Life is a little different in the mountains than at lower elevations. Cooking takes longer. It’s harder to catch your breath but easy to catch a celebrity or two on the slopes. It’s no surprise to discover plants behave a little differently at 8,000 feet than they do at sea level. But landscaping at high altitudes doesn’t have to be an uphill climb. Knowing the difference between your property and one 4,000 feet below is crucial for a beautiful yard. Before you break ground, here are a few ideas that will make your high altitude landscaping project more successful. “And now with the Colorado Stay at Home Order, this is a fabulous time to plan and plant.”
Insist on Native Species
The best advice for landscaping at high elevations also holds true at sea level. If you want a low-maintenance property, choose plants that are native to your region. This is extra good advice when your home is exposed to any kind of extreme. In the desert, native succulents thrive without the watering requirements of traditional grass. In New England, native plants are hardy enough to survive hard frosts and heavy seasonal rains. In higher elevations, native species have adapted to thrive in thin air, rocky soils and snow. Colorado spruce, red-berried elder, and columbine are all good choices for high altitude planting.
Keep in mind, just because something grows in your area doesn’t mean it’s a good choice for your property. Aspen trees bring many leaf peepers up the high country in the fall to marvel at the golden colors. It’s easy to see why many people try to plant them in Denver or in their yards in Vail. But the shoots and roots that make these trees so prolific, make them a headache for homeowners. The tree will constantly grow new trunks, and leave you digging up the dead ones.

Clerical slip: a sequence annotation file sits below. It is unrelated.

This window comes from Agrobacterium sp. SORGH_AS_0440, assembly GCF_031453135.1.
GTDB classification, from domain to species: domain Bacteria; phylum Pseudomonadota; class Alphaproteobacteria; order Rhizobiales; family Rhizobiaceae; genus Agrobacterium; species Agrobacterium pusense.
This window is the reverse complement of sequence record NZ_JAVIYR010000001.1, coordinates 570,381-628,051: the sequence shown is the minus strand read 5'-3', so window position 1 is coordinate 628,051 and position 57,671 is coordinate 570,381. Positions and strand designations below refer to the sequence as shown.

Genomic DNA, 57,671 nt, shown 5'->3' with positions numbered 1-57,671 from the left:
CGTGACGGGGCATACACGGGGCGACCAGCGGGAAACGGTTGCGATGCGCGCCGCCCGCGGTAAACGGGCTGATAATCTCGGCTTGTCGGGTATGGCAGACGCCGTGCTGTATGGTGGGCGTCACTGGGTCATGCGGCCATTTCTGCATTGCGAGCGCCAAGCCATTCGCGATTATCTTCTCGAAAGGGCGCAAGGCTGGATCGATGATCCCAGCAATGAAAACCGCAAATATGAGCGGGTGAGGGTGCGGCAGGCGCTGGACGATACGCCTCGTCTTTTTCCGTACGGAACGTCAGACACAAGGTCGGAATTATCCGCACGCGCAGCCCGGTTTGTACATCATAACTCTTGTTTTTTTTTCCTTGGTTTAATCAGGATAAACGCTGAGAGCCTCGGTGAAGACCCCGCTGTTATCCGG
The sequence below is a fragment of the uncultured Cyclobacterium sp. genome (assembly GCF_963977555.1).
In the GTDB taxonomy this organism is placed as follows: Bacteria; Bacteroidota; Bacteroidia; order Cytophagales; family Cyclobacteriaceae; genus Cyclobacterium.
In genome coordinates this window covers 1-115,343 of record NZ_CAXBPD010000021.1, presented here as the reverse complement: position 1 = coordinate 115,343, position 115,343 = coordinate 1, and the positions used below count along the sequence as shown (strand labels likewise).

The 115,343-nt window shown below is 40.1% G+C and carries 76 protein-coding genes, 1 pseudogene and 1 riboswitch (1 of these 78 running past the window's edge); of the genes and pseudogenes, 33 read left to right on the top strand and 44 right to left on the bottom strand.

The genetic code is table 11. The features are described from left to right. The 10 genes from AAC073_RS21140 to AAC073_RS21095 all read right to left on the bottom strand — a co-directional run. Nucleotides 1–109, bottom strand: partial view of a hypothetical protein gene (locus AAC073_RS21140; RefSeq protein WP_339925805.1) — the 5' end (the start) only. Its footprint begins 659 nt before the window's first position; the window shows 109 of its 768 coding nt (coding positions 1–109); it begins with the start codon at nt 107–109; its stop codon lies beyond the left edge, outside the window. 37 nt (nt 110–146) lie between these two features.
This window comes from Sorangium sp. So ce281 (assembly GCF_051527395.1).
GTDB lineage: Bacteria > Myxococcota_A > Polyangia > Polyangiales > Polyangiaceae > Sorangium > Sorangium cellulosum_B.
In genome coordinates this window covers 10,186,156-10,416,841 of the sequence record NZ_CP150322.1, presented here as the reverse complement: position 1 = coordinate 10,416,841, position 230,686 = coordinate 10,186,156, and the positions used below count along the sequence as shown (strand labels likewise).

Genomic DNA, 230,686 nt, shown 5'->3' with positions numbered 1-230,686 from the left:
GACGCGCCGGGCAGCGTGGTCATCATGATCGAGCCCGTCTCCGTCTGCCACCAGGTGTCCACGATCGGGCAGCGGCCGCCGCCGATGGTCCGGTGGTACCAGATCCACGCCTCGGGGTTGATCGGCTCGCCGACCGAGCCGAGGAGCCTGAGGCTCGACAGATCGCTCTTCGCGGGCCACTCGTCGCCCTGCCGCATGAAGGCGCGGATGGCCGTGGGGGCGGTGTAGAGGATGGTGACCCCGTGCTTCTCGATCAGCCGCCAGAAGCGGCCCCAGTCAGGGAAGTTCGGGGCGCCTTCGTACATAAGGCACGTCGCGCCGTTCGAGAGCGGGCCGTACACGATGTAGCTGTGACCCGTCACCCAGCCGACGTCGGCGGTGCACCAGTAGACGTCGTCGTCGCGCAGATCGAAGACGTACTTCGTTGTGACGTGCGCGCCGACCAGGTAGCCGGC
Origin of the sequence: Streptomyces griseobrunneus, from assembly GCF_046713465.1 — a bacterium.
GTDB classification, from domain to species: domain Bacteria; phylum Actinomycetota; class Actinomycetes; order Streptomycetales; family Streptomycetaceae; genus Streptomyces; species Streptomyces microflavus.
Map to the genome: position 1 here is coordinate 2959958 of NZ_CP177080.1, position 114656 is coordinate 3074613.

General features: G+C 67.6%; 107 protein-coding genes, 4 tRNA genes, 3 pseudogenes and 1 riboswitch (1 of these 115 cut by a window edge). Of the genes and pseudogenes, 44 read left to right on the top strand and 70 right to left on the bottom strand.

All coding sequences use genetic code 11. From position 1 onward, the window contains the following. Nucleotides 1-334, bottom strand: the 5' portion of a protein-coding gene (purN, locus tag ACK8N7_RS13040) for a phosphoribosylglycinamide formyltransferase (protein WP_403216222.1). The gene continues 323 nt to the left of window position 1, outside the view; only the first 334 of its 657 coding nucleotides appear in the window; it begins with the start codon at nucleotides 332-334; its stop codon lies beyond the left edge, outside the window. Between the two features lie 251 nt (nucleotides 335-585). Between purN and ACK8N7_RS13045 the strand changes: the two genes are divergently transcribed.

Take Advantage of Microclimates
Once your elevation tops 9,000 feet, the number of non-native options dwindles. But, there might be places on your property where the conditions are naturally able to support warm-weather flora. The term “microclimate” describes small areas of your property where growing conditions are unique. The temperature may remain a little warmer where your garage and house meet to block the wind. Maybe the soil at the end of your driveway holds moisture longer than anywhere else. These areas offer you the chance to grow plants or trees that might not survive in another spot.
High altitude soil does not have a great reputation for supporting plant life. High pH levels, insufficient nutrients, and extra rocky terrain are all common issues with mountain soils. But these are problems you can fix. The compost you get from household kitchen scraps can bolster your plants and reduce your carbon footprint. Store-bought fertilizer can also give nutrient levels a boost. Proper mulching will help maintain moisture levels. Soil testing is a great way to find out what you’re working with and what fertilizers will offer the best results. The more you know about your soil, the better you’ll be at encouraging plant growth on your property.
Slopes are great for skiing, but not so much for landscaping. Too steep an incline can cause issues with drainage and erosion. Grassy lawns on a steep pitch present challenges in both seeding and maintenance. To make growing easier, terracing, and other labor-intensive techniques can help create flat spaces. If an extensive project requiring heavy machinery isn’t your cup of tea, skip the terracing and consult with a local professional. They can look at your property’s unique layout and offer customized solutions.
Clint Whitworth is a guest author and retired real estate agent who alternates spending time between his cabins in Colorado and Wisconsin. He enjoys fishing, hiking, skiing, and growing an eco-friendly vegetable garden on both properties.